Vitamin D3 supplements provide a form of vitamin D that is found in the human body. Vitamin D3 is produced when the skin is exposed to ultraviolet light (like sunlight). You can also get it from certain foods, such as wild salmon, egg yolks, and fortified milk. Of course, Vitamin D3 can also be taken in supplement form. Since it can be difficult to get enough of it through sunlight and diet, doctors sometimes recommend such supplements.
Vitamin D3 has many roles in the body, including facilitating calcium absorption by the intestines, promoting bone growth and boosting the immune system. (Learn more about the Why Athletes Need Vitamin D.) The usual supplement dosage varies among adults, based on body mass (weight), amount of sun exposure, and level of deficiency. Consult your doctor before taking vitamin D3.
A few years ago, during a routine physical exam, a blood test revealed that I had a vitamin D deficiency. As you might have guessed, the exam was administered during the middle of winter, and I live in northeast Ohio. My doctor suggested a 1,000 IU vitamin D3 supplement, in addition to my daily multivitamin (which contains 600 IU vitamin D). Prior to my exam, I felt that my energy level had been a bit lower than normal, and I was experiencing somewhat of a plateau in my strength and conditioning (keep in mind, I'm very active). (Learn 5 ways to break through a plateau.) Although I realize this is anecdotal, within a few weeks after starting the supplementation, I felt more energized and stronger (I didn't really change any other component of my nutrition or training). Since then, I have shared my experience with scores of clients, of all ages, most of them athletes. Of those who have consulted with a physician and started taking supplemental D3, the vast majority have reported similar results, to some degree.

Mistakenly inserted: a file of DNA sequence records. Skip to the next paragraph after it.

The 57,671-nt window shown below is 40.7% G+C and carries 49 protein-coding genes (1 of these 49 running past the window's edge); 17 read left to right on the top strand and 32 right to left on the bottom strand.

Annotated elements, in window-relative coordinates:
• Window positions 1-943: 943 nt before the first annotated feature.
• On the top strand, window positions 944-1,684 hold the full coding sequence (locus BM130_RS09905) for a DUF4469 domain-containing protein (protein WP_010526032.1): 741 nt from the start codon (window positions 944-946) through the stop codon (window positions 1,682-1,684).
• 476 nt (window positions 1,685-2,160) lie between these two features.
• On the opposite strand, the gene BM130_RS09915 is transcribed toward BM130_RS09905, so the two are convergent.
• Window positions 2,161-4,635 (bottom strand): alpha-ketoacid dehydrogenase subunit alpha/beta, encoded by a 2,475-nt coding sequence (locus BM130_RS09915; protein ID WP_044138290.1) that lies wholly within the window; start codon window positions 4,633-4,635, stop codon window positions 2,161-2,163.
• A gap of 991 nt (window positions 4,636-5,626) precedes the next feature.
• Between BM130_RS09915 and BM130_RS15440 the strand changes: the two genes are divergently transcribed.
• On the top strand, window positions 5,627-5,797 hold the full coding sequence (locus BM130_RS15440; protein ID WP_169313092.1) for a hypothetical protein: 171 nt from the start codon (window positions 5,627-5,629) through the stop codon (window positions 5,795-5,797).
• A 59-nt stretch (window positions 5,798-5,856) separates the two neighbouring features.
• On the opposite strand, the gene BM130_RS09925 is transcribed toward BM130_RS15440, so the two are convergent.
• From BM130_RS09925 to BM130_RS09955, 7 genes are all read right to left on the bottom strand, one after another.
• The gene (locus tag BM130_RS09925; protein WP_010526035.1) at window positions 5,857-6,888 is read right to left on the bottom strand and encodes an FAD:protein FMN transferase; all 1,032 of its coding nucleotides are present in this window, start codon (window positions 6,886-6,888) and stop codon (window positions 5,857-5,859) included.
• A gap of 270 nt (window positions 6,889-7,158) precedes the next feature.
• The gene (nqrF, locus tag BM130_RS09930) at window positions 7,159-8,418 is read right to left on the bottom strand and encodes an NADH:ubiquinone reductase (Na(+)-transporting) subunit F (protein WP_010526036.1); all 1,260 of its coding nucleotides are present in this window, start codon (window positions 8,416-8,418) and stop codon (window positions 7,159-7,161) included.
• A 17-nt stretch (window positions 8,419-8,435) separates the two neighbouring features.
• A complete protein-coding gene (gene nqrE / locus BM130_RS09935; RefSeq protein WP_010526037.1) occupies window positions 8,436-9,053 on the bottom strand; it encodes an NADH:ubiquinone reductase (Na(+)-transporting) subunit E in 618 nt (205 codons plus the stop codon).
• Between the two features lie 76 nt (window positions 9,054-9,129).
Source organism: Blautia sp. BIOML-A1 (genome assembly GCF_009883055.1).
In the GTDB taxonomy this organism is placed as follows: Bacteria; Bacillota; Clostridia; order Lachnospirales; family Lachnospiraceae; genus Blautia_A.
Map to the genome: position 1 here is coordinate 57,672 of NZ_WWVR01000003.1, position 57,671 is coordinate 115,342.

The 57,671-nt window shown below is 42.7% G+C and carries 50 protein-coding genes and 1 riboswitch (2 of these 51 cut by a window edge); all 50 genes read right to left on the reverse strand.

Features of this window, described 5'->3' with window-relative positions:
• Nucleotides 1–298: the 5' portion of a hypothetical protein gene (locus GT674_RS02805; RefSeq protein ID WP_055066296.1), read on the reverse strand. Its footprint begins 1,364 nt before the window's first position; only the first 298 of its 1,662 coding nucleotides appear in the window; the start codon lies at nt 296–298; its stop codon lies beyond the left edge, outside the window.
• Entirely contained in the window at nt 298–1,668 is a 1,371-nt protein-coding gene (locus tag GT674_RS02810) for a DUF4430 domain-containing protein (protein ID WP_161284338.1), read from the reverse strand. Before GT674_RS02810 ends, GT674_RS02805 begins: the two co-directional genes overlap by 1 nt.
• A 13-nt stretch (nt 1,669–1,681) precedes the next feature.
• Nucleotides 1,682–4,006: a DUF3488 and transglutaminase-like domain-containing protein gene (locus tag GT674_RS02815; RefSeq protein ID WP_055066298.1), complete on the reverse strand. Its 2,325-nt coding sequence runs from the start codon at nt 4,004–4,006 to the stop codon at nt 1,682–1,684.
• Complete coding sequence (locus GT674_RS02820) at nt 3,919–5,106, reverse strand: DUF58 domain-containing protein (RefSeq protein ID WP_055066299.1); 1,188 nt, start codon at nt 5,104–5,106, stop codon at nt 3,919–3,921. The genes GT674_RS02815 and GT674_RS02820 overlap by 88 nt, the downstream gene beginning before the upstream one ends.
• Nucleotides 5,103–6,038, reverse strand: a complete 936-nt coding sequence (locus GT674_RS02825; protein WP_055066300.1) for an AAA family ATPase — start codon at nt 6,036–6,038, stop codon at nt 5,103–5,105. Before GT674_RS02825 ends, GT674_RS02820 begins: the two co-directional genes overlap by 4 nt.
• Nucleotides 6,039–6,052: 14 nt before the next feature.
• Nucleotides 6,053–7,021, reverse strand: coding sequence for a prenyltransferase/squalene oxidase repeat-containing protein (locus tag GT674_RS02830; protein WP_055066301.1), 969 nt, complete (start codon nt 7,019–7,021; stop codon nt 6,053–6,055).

Here are more good reasons to consider a vitamin D3 supplement.
Considerable research links vitamin D3 to improved athletic performance, specifically in the areas of strength, speed, and balance. How much it might improve your performance depends on how deficient you are to begin with (but a surprising number of athletes have been found to be vitamin D deficient).
Vitamin D3 acts directly to increase protein synthesis in the muscles. Studies have found that vitamin D administration enhances cross-sectional growth of Type II muscle fibers and results in strength gains. (Find out more about muscle fibers.)
Other studies have found that vitamin D3 administration improves neuromuscular functioning, including balance, muscle strength, and reaction time.
Research has demonstrated an association between seasonal vitamin D3 level variations and athletic performance, with peak performance and trainability occurring during the summer months, when D levels are highest, followed by sharp declines in autumn and a low point in winter.
Finally, athletes who consumed calcium and vitamin D3 (in fat-free milk) after working out became stronger, gained more lean muscle mass, and lost more body fat than those who drank a carbohydrate drink after their workouts.